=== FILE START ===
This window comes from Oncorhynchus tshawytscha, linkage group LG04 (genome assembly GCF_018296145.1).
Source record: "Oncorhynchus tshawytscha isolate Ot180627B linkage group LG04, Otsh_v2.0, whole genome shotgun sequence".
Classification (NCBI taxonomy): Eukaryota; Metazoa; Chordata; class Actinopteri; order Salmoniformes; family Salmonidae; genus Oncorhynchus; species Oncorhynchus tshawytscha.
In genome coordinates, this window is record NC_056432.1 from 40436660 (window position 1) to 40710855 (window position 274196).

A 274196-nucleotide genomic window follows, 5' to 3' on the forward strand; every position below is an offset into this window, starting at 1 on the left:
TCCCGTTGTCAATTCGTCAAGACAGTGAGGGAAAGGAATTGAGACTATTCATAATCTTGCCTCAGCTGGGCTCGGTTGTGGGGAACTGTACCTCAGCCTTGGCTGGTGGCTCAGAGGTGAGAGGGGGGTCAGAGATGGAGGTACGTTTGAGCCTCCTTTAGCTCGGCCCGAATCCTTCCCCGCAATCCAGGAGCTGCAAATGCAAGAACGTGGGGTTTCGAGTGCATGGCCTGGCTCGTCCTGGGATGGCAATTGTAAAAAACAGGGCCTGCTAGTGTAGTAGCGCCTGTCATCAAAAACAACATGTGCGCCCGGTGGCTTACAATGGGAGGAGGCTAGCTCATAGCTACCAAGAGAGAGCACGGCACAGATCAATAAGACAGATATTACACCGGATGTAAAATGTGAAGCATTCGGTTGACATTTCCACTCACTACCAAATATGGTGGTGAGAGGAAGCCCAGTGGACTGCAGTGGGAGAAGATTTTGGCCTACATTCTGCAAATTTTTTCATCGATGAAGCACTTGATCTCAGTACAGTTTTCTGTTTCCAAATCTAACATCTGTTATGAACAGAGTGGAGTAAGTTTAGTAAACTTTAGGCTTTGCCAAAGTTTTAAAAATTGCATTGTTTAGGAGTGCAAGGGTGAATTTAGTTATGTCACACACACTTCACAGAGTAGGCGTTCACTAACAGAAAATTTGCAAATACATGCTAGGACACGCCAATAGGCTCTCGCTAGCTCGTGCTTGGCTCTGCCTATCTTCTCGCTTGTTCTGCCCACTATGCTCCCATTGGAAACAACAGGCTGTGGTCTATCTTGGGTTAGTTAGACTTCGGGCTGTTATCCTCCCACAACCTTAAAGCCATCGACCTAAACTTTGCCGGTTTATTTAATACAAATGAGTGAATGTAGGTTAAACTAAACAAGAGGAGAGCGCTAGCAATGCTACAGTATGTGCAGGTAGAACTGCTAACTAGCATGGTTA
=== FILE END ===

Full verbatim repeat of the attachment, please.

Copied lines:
This window comes from Oncorhynchus tshawytscha, linkage group LG04 (genome assembly GCF_018296145.1).
Source record: "Oncorhynchus tshawytscha isolate Ot180627B linkage group LG04, Otsh_v2.0, whole genome shotgun sequence".
Classification (NCBI taxonomy): Eukaryota; Metazoa; Chordata; class Actinopteri; order Salmoniformes; family Salmonidae; genus Oncorhynchus; species Oncorhynchus tshawytscha.
In genome coordinates, this window is record NC_056432.1 from 40436660 (window position 1) to 40710855 (window position 274196).

A 274196-nucleotide genomic window follows, 5' to 3' on the forward strand; every position below is an offset into this window, starting at 1 on the left:
TCCCGTTGTCAATTCGTCAAGACAGTGAGGGAAAGGAATTGAGACTATTCATAATCTTGCCTCAGCTGGGCTCGGTTGTGGGGAACTGTACCTCAGCCTTGGCTGGTGGCTCAGAGGTGAGAGGGGGGTCAGAGATGGAGGTACGTTTGAGCCTCCTTTAGCTCGGCCCGAATCCTTCCCCGCAATCCAGGAGCTGCAAATGCAAGAACGTGGGGTTTCGAGTGCATGGCCTGGCTCGTCCTGGGATGGCAATTGTAAAAAACAGGGCCTGCTAGTGTAGTAGCGCCTGTCATCAAAAACAACATGTGCGCCCGGTGGCTTACAATGGGAGGAGGCTAGCTCATAGCTACCAAGAGAGAGCACGGCACAGATCAATAAGACAGATATTACACCGGATGTAAAATGTGAAGCATTCGGTTGACATTTCCACTCACTACCAAATATGGTGGTGAGAGGAAGCCCAGTGGACTGCAGTGGGAGAAGATTTTGGCCTACATTCTGCAAATTTTTTCATCGATGAAGCACTTGATCTCAGTACAGTTTTCTGTTTCCAAATCTAACATCTGTTATGAACAGAGTGGAGTAAGTTTAGTAAACTTTAGGCTTTGCCAAAGTTTTAAAAATTGCATTGTTTAGGAGTGCAAGGGTGAATTTAGTTATGTCACACACACTTCACAGAGTAGGCGTTCACTAACAGAAAATTTGCAAATACATGCTAGGACACGCCAATAGGCTCTCGCTAGCTCGTGCTTGGCTCTGCCTATCTTCTCGCTTGTTCTGCCCACTATGCTCCCATTGGAAACAACAGGCTGTGGTCTATCTTGGGTTAGTTAGACTTCGGGCTGTTATCCTCCCACAACCTTAAAGCCATCGACCTAAACTTTGCCGGTTTATTTAATACAAATGAGTGAATGTAGGTTAAACTAAACAAGAGGAGAGCGCTAGCAATGCTACAGTATGTGCAGGTAGAACTGCTAACTAGCATGGTTA